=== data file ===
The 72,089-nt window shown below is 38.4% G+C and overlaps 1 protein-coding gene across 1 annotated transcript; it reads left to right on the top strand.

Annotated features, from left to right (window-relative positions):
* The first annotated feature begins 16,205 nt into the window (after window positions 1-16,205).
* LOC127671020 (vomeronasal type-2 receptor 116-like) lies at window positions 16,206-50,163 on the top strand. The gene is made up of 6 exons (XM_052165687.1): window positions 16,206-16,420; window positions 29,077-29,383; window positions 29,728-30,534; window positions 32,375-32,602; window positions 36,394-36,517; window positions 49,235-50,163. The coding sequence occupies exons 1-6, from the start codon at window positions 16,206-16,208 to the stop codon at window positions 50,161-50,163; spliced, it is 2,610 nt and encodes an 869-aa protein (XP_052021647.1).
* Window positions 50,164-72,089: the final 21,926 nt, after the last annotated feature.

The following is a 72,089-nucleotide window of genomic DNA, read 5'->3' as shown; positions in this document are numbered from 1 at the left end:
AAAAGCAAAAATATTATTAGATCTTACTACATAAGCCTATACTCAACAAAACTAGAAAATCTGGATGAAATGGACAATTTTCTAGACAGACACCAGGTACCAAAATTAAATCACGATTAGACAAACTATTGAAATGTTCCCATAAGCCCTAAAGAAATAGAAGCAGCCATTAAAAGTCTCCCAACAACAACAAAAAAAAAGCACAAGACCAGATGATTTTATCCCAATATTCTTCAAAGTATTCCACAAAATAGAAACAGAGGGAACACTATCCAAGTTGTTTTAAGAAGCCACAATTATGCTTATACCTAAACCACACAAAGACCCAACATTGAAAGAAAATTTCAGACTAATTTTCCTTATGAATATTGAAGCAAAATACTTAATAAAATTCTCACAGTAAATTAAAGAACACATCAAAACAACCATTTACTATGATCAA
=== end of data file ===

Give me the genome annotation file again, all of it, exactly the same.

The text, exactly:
The 72,089-nt window shown below is 38.4% G+C and overlaps 1 protein-coding gene across 1 annotated transcript; it reads left to right on the top strand.

Annotated features, from left to right (window-relative positions):
* The first annotated feature begins 16,205 nt into the window (after window positions 1-16,205).
* LOC127671020 (vomeronasal type-2 receptor 116-like) lies at window positions 16,206-50,163 on the top strand. The gene is made up of 6 exons (XM_052165687.1): window positions 16,206-16,420; window positions 29,077-29,383; window positions 29,728-30,534; window positions 32,375-32,602; window positions 36,394-36,517; window positions 49,235-50,163. The coding sequence occupies exons 1-6, from the start codon at window positions 16,206-16,208 to the stop codon at window positions 50,161-50,163; spliced, it is 2,610 nt and encodes an 869-aa protein (XP_052021647.1).
* Window positions 50,164-72,089: the final 21,926 nt, after the last annotated feature.

The following is a 72,089-nucleotide window of genomic DNA, read 5'->3' as shown; positions in this document are numbered from 1 at the left end:
AAAAGCAAAAATATTATTAGATCTTACTACATAAGCCTATACTCAACAAAACTAGAAAATCTGGATGAAATGGACAATTTTCTAGACAGACACCAGGTACCAAAATTAAATCACGATTAGACAAACTATTGAAATGTTCCCATAAGCCCTAAAGAAATAGAAGCAGCCATTAAAAGTCTCCCAACAACAACAAAAAAAAAGCACAAGACCAGATGATTTTATCCCAATATTCTTCAAAGTATTCCACAAAATAGAAACAGAGGGAACACTATCCAAGTTGTTTTAAGAAGCCACAATTATGCTTATACCTAAACCACACAAAGACCCAACATTGAAAGAAAATTTCAGACTAATTTTCCTTATGAATATTGAAGCAAAATACTTAATAAAATTCTCACAGTAAATTAAAGAACACATCAAAACAACCATTTACTATGATCAA